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Somewhere in North Queensferry, says JOHN McGURK, a grey-haired burly figure is looking out towards the Forth Bridge wondering where life has gone wrong.

He's pacing up and down clunking his fist into the palm of his left hand and muttering under his breath.

Suddenly, he picks up a telephone and dials a secret number. He waits impatiently to hear a buzz-buzz and then a click indicating an answer.

(To be read in a rather upper-class voice)

Hello... Mr Osborne's private line.

(To be read in a rather loud, angry voice.)

Is he there?

I beg your pardon...who is this speaking please?

You know damn well who this is! Get yer boss on the line now!

I'm so sorry. I really can't interrupt the Chancellor unless I know who's speaking and why you're calling.

It's Gordon!

Gordon?...Gordon who?

It's Brown you idiot!...Gordon Brown! You weren't as stupid a month ago when you wanted me to save the union!

Ahh... Mr Brown...How very nice to speak with you again. How are you?

Never mind that!...Where's Osborne? Get him on the phone!

I'm so dreadfully sorry Mr Brown but... I'm afraid Mr Osborne is not available.

Not available! Look (expletive deleted)... you tell yer boss that I need to speak with him.

And tell him he's a double crossing (expletive deleted) (expletive deleted)!!

This may not be exactly accurate but, then again, now that Gordon realises that he's been duped, it may not be that far from reality.

What is surely 100% accurate is that little over a month since the Scottish independence referendum, the Labour party in Scotland is in one hell of a mess.

Gordon Brown certainly helped save the union - -and David Cameron's neck to boot - by galvanising treacherous Labour supporters to vote ‘No’ and by fixing up The Vow which, apparently, guaranteed Scotland more devolution.

But what was supposedly Devo-Max is starting to look more like TKMaxx ---that cut-price store where you rummage around in the hope of finding a good deal but generally end up disappointed.

After all he did, the former Prime Minister is most certainly disappointed with Conservative proposals to link any more powers for the Scottish Parliament with English devolution to try and keep UKIP at bay.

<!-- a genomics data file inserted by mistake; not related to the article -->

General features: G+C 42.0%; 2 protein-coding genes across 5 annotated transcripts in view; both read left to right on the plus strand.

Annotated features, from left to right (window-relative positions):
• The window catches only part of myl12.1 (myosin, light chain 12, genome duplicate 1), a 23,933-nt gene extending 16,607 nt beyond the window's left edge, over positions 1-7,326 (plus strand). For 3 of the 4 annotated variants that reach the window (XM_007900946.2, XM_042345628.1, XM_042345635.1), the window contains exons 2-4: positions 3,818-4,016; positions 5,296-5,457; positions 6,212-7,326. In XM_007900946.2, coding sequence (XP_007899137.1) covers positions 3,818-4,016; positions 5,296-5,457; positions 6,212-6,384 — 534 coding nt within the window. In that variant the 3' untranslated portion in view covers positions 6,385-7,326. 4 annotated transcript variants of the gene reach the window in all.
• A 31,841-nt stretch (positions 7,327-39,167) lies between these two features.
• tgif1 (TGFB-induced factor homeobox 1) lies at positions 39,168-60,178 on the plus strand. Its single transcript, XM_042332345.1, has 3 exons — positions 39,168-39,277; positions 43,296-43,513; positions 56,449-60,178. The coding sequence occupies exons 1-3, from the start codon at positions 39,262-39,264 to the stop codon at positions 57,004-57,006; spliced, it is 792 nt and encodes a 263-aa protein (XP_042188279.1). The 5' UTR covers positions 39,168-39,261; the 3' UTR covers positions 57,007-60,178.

He has described it as a “trap” for Scottish MPs who would be denied voting rights on English matters at Westminster thus making it extremely difficult for any future Labour government to maintain office.

“This is what will put the union at risk”, said Gordon, who declared angrily: “In my view a vow, once written, cannot be casually rewritten or revised.”

And implying that Cameron has reneged on the pledge he said: “To be clear, in my discussions prior to the referendum, no party leader ever suggested that any further caveats, conditions or even considerations would be introduced then, or later, into The Vow.”

What is astonishing is that Gordon appears to have felt he could trust Cameron and Osborne in the first place.

If Labour supporters in Scotland were losing faith before the referendum, the events of the past month are hardly going to attract them back into the fold.

SNP membership has surged from 25,652 to more than 82,000 while in some areas like Glasgow, it's apparently risen by 500 per cent; Nat headquarters says it can't keep up with the number of applications.

Compare these numbers to the current membership of the Labour Party in Scotland, now said to be around 13,000.

Even at the height of the Blair government in 1998, the party had only 31,000 members in Scotland.

Naturally, during these difficult days for Labour, there's much to be gained from one of their own giving them a good kicking when they're down.

Enter the former First Minister (now Lord) Jack McConnell who announced over the weekend that Labour in Scotland had lost its way and that he could no longer keep schtum: Jack had to “break his silence”, poor man.

Never mind: Scottish Labour's Margaret Curran is racing to the rescue and will visit ten key Scottish constituencies to listen to and learn from Labour's grass roots.

Ms Curran, who hopes she will become the Scottish Secretary of State following the general election next May, has announced that Scottish Labour is ditching the party of the past and is returning to its socialist principles of equality, re-distribution and social justice.

One wonders if she's mentioned any of this to the London leadership.

It's just a pity that during these 10 years, Mr Miliband and Mr Balls were at the heart of guiding Labour's strategy.

In fact, wasn't Ed Miliband responsible for writing the party's unsuccessful general election manifesto in 2010 while Ed Balls was a key member of the cabinet who formulated much of Labour's failed economic strategy?

It can therefore be safely concluded that there's only one small flaw in this mighty plan to revive Scottish Labour.... it's not going to work.

Back in North Queensferry... if Gordon did actually make that phone call, it's very likely that he's still waiting for George Osborne's reply…


John McGurk was editor of The Scotsman and Scotland on Sunday and was managing editor of The Daily Telegraph.

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